After walking for about 25 minutes I arrived on the outskirts of the fishing village. I passed some people who were producing different things from the nipa palm tree. This woman was trimming the leaves for making wrappers for tobacco. Someone else was sewing the leaves together to make a thatch for a roof. At another house they were cutting open the fruit to extract a jelly like substance that can be boiled and used in curries. While I was taking pictures, the old woman cutting open the fruit asked for some money. I wasn’t sure if she was joking but I gave my stock reply that I didn’t have any money. I don’t think that she believed me. But then a motorcycle taxi driver that was waiting there said that I obviously didn’t have any money as I just walked here all the way from the road. If I had some money then obviously I would have come on the motorcycle taxi. This of course made perfect sense to everyone and they all agreed that I must be poor. Someone then asked me where I was going. I said that I was looking for Sala Daeng. She replied that I was here already. I knew that would happen. People are so used to place names that they sometimes forget that they are named after places or events. So I said that I was looking for the “sala”. She then said I should go over the bridge and head towards the canal mouth. I was getting closer.
Once over the bridge I was walking down a narrow walk way with houses on both sides. That was when I started hearing the first shouts of “farang”. Obviously this place don’t get many tourists, let alone foreigners. I was starting to cause a bit of a stir. Someone ran ahead of me shouting “The farang are coming! The farang are coming!” I almost expected them to start tolling the warning bell. As I walked down the path I could hear everyone talking about me. Normally in town people pretend not to notice me. Here I was obviously something of a sensation. It was almost like I had found an isolated community that never had any contact with foreigners. Of course that was silly, but then two of the old woman that I passed were sitting there topless, oblivious that I was walking past. Several people asked me where I was going. Again I said that I was looking for “Sala Daeng” and again they told me that I had already arrived. So, I said that I was looking for the “sala”. They then gestured ahead of me and said that it was just around the corner. I was nearly there. My heart was racing. Could this really be the Red House still here after all these years?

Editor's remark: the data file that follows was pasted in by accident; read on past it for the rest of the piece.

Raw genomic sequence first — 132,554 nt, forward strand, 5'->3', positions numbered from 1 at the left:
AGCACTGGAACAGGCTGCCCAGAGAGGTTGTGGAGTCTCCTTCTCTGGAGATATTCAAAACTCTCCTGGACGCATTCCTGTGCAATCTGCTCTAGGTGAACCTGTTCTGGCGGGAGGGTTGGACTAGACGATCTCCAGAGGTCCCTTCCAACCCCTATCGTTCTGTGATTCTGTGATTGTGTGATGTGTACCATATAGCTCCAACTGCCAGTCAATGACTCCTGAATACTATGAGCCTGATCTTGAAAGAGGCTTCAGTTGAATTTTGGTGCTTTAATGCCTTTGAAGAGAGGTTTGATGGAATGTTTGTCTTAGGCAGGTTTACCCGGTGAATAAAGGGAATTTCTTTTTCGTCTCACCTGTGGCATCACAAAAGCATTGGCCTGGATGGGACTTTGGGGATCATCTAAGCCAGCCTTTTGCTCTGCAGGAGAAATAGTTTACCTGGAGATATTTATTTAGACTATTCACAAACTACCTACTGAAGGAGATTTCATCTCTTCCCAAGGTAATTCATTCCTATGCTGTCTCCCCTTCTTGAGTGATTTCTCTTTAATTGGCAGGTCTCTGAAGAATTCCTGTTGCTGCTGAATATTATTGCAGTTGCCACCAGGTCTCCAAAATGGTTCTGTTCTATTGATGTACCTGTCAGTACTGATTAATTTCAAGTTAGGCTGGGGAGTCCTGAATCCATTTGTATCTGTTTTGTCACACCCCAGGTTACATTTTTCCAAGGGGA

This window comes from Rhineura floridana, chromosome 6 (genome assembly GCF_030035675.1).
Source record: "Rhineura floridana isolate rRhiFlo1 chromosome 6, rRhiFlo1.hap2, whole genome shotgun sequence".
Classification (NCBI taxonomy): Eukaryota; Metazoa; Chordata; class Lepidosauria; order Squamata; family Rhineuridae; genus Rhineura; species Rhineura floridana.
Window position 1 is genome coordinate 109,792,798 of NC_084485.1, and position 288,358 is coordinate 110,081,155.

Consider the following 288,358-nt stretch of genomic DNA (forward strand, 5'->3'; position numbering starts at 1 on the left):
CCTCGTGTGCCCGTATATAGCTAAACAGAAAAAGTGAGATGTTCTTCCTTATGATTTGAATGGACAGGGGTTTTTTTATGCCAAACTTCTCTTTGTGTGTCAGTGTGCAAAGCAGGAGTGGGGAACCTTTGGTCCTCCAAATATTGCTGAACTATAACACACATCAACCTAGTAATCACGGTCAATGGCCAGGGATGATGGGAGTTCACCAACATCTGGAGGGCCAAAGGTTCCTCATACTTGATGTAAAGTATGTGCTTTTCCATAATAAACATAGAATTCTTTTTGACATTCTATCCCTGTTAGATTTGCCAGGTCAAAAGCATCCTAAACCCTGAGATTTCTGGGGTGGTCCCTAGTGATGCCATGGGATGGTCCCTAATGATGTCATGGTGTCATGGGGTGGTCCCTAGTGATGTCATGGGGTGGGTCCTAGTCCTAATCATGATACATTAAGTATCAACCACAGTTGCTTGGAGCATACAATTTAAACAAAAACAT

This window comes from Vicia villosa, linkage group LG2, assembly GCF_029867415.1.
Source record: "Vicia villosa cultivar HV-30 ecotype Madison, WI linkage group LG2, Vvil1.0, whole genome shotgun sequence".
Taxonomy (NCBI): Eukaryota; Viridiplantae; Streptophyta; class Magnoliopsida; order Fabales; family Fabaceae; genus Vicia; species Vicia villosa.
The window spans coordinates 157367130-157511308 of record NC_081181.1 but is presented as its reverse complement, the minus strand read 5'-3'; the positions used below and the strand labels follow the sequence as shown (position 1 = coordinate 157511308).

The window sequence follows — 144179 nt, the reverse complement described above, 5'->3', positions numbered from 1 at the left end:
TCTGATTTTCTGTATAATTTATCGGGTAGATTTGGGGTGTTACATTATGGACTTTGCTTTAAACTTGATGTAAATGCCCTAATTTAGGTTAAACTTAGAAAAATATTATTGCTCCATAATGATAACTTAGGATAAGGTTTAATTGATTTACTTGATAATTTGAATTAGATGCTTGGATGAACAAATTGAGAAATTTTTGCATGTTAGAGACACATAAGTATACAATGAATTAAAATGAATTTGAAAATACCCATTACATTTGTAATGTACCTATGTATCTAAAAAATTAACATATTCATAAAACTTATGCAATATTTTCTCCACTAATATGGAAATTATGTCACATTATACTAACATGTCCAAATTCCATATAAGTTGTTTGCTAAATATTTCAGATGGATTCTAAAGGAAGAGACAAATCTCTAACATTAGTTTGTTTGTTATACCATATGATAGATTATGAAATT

I finally reached an open area where there was a big open sided sala with a small red roofed shrine at one end. This obviously wasn’t my “Red House” as it was not only too small but didn’t look old enough. However, this was obviously the sala that people were sending me to. The tall shelter was also used for a kind of communal area for activities and ceremonies. The walls of the shrine were painted yellow. They could have at least painted it red in recognition that their town was called “sala daeng”. There were some locals there and I asked them about “sala daeng”, an old building that was more than 150 years old. At first they said that I was probably in the wrong place. The “sala daeng” that I wanted was in Bangkok. I smiled and said that I had an old map (really an account in an old guidebook) that pinpointed a red building to be exactly here a long time ago. They seemed intrigued but no-one knew of the significance of their village being called “sala daeng”. They said that their shrine wasn’t that old and had been moved a number of times.
I wasn’t really expecting to find the Red House still intact. It would have been made of wood and wouldn’t have survived such a long period of time. My research also showed me that the river used to be a lot wider at this point and so the canal mouth was originally much further inland. As I was about to leave, a woman came up to me to say that there was an older shrine that had been abandoned now. It was further inland but there was no longer any path to get there. It was now surrounded by mud and nipa palm trees. I am not sure if this was my Red House. It could be just another spirit house. A “sala” is more of an open-sided house rather than a shrine. So, for the time being the mystery continues. I did contact a local historian but he has never heard of a Red House alongside the river. However, he did concede that I had most likely located the correct spot for where it would have been all those years ago.